Stacy and George walked out of the marriage counselor’s office angrier than when they arrived. It was their third session and this last fight over his ex-wife wasn’t going away. The fifty minutes spent embroiled in a detailed account of their battle only fired up their anger – and the counselor’s request to remember how much they love each other wasn’t helping. It would be a week before the next session and both of them were already talking about not coming back.
What went wrong? Too many struggling couples never seek therapy. But for many that do, marital counseling falls short. It’s easy to say it’s the couple’s fault; they weren’t committed enough, didn’t give it enough time or one spouse never had his or her heart in it in the first place. Any one of these reasons could be spot on, but doesn’t explain the whole story.
Marriage therapy fails for some clear significant reasons:
The Therapist Has Little Direction. This is the worst problem of all. Many therapists are good listeners, a crucial skill. But marital therapy needs a measure of leadership, and skilled listening has to be quickly and effectively turned into a deeper understanding of each spouse. Spouses in crisis are looking for direction, concrete steps to help them mend their problems. Through listening, the counselor needs to quickly assess what has gone wrong, explain this theory to the couple and chart a course for change.
The course doesn’t have to be completely figured out but must include an action plan and a time frame to accomplish the goals. In Stacy and George’s case, they had to be shown that the problem wasn’t his ex, but rather the lack of love Stacy was feeling from George. George had to recognize what he needed to change in order to help Stacy feel more part of a team instead of making her feel isolated. Stacy needed to recognize that her intensity and poor communication made George feel attacked, causing him to act defensively. These are serious issues that they needed to start discussing while learning specific tools to combat them. It would have led them to have greater insight on other issues as well.
Spouses Aren’t Asked to Confront Themselves. It’s helpful and often crucial for each spouse to understand his or her own relationship to love and marriage. The messages we receive from our parents’ interactions have everything to do with our expectations and actions in our marriage. There are therapists who believe one should not look to the past to explain or help change the present, but I find it necessary for each spouse to own his or her perspective so it can be examined and changed. We often act illogically and hurt our spouse when, in truth, all we want is happiness and love. Therapy is the place to start understanding the deeper reasons we might choose to behave in ways that don’t bring us all that warm love and fuzziness we say we want.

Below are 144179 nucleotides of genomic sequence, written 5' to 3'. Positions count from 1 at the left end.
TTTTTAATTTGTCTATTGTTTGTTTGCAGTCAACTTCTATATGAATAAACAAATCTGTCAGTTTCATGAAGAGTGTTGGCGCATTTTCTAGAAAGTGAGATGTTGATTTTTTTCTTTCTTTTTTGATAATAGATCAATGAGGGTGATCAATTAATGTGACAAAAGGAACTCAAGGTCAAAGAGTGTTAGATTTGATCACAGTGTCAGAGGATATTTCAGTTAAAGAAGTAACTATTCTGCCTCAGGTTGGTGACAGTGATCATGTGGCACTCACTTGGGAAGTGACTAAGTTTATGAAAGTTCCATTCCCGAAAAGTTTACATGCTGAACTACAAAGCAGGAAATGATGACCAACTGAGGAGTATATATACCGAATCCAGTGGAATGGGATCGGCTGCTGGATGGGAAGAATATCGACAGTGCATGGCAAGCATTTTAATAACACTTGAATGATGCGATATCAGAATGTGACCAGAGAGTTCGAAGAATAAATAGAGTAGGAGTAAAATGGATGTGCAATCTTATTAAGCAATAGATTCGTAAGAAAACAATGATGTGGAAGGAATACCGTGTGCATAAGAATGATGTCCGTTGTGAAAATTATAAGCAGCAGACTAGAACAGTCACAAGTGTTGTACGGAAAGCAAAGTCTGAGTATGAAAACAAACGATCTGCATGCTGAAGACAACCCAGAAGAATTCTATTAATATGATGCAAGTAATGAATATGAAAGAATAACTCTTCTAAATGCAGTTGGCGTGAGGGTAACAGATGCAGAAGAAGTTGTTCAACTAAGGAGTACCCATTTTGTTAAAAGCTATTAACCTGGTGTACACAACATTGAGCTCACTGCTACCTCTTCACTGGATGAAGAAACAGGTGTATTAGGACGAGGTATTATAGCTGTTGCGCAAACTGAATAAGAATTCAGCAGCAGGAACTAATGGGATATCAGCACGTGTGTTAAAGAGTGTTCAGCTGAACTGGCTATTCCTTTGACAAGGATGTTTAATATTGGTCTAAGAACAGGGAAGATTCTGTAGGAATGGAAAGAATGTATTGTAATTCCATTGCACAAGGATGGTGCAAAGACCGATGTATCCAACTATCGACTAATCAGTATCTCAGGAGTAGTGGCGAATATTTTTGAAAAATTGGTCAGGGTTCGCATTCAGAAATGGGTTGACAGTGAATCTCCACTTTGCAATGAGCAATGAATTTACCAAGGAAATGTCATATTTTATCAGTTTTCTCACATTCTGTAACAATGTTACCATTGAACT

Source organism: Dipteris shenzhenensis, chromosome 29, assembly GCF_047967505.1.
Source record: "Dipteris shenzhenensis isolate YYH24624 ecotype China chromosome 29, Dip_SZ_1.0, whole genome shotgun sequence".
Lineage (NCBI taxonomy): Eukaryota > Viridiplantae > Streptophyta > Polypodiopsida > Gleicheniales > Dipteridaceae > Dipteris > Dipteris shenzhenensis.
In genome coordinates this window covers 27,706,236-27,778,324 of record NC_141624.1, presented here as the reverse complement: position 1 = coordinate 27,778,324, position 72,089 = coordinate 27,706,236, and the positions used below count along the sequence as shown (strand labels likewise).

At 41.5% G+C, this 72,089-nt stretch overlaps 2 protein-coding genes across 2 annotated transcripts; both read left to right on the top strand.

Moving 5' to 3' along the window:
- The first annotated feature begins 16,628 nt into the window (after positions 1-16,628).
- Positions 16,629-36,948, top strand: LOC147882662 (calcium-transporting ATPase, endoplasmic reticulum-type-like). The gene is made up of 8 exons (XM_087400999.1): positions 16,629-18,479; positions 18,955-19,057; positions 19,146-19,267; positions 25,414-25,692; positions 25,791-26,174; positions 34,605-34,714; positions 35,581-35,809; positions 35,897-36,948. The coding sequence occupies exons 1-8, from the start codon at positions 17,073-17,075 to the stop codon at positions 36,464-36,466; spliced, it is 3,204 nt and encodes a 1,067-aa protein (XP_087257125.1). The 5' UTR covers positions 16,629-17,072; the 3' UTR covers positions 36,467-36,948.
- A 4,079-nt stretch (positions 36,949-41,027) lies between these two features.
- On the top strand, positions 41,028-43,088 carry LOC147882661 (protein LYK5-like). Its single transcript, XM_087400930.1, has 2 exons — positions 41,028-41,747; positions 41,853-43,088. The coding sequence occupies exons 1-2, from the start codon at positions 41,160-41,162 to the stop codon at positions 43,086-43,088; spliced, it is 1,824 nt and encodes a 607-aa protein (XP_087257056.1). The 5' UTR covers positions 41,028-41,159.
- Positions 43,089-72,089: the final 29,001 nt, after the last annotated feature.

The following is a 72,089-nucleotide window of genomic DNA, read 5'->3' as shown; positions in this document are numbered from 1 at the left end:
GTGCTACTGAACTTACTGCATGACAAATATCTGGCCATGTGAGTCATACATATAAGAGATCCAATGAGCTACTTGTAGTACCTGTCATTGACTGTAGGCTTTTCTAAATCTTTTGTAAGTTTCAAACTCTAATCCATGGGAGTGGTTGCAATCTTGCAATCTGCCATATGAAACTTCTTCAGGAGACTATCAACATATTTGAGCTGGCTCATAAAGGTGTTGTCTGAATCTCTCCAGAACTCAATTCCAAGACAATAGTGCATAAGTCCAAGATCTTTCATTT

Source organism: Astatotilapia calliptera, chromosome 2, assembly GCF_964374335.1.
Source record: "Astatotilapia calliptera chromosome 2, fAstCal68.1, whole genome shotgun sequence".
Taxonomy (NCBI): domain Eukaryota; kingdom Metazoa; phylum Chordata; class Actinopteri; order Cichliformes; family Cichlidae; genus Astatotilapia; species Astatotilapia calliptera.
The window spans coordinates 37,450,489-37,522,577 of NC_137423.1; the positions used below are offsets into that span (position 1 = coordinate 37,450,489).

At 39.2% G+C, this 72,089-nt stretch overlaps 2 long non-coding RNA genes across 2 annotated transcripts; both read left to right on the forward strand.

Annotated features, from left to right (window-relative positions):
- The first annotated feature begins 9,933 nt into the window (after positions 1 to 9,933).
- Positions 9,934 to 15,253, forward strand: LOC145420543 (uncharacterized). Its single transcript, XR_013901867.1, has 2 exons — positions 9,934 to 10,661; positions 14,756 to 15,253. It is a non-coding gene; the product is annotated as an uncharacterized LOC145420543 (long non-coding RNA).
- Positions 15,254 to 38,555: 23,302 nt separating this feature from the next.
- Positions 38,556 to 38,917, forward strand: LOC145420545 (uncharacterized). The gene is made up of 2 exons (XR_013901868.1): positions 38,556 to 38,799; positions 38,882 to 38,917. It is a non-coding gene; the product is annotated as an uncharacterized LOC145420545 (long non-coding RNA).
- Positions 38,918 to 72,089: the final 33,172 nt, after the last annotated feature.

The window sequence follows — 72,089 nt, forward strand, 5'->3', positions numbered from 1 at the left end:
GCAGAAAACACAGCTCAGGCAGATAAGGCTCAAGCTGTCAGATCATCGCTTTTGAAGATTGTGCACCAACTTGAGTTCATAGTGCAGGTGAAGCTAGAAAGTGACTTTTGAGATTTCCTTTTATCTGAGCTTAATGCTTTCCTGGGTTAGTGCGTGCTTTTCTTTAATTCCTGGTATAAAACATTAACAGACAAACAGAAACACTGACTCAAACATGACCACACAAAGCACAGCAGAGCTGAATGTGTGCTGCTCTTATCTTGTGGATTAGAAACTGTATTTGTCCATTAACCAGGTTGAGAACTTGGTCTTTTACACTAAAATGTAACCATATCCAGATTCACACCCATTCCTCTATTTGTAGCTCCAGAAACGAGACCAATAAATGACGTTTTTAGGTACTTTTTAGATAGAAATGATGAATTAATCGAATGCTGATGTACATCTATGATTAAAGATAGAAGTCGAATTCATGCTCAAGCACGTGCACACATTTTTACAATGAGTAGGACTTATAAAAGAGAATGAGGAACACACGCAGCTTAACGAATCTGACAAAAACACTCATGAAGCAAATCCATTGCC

There Isn’t Enough Time. I’m often given a preamble of years of marital discord with immense crisis and I’m supposed to follow up with, “Let’s spend 50-60 minutes and get to the heart of this.” The weekly therapeutic hour (this commonly translates to a mere 50 minutes) just isn’t enough time to even begin to really solve and heal intense marital strife. Couples see marriage therapists as the “expert.” It’s the therapist’s job to assess how much time is necessary to accomplish the goals of therapy. Too many therapists are skittish about sounding too pushy, too self serving, too hungry for client hours, when in truth it’s their job to give it to the couple straight and tell them what is the ideal course. If the couple chooses not to follow that course, the therapist can either decline to help them or agree to try it in the manner that the couple wishes. However, a therapist should not agree to anything that he/she feels doesn’t give the proper time needed to help significantly.
My job is to turn this couple’s marriage around with changes that will last. I need to help them understand how much time is necessary for me to do that. I’m always happy to hear their thoughts and change my plan based on their circumstances, but I will often decline working with a couple if I feel there won’t be the time or commitment to make it happen.
About the Author: M. Gary Neuman is a psychotherapist, rabbi, and New York Times best-selling author. He is the creator of NeumanMethod.com video programs for marriages and parenting.
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